Pentagon Seeks to Counter China’s Drone Edge

As part of a broad effort to cut dependence on Chinese technology, the Defense Department is hoping to boost domestic production of small UASs.

A U.S. Marine prepares to launch an InstantEye quadcopter system on Aug. 12, 2018.
A U.S. Marine prepares to launch an InstantEye quadcopter system on Aug. 12, 2018. U.S. Marine Corps photo by Cpl. Carlos Lopez

With geopolitical tensions rising between China and the United States, the U.S. Defense Department is making a push to boost domestic production of crucial technology in hopes of cultivating an American alternative that can be used securely on the battlefield. Its most immediate worry: the global small-drone market.

Faced with growing security concerns about Chinese tech companies sharing sensitive data with Beijing, the Pentagon recently banned the use of drones built by China’s DJI and may soon ban all Chinese-built drones and Chinese-manufactured components from military use. But due to the country’s domination of the market and the dwindling U.S. supply of the smallest class of unmanned aerial systems (UASs)—handheld drones increasingly used for reconnaissance missions—U.S. troops now have limited options.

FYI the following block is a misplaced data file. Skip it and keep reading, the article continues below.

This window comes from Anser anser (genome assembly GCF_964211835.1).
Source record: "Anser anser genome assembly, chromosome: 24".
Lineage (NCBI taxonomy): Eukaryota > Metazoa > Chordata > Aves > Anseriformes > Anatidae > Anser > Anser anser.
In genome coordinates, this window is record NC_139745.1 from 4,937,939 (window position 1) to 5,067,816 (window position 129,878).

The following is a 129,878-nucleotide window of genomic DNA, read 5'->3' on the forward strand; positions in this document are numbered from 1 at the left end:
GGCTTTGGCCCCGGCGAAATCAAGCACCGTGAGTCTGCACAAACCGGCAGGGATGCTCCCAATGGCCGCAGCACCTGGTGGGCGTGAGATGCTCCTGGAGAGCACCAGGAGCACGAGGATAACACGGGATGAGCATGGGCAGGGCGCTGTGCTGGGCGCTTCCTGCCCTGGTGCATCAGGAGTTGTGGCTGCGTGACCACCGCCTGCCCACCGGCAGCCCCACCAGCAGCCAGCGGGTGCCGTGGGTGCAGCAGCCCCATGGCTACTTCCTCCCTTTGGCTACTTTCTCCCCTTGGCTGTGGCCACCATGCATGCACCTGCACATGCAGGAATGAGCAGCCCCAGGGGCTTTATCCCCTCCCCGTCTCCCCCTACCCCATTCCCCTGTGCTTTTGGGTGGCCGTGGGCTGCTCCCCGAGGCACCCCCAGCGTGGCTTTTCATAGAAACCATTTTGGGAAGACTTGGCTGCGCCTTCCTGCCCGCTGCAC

“We don’t have much of a small UAS industrial base because DJI dumped so many low-price quadcopters on the market, and we then became dependent on them,” said Ellen Lord, the Pentagon’s chief weapons buyer, in an Aug. 26 press conference. “We want to rebuild that capability.”

In an effort to bolster the defense industrial base across the board, this fall the Defense Department is launching what it is calling a “Trusted Capital Marketplace” to connect trusted sources of capital with small tech firms. The proposal began as an attempt to set up a matchmaking website of sorts but has now evolved into a series of face-to-face meetings the Pentagon plans to convene between investors and industry representatives.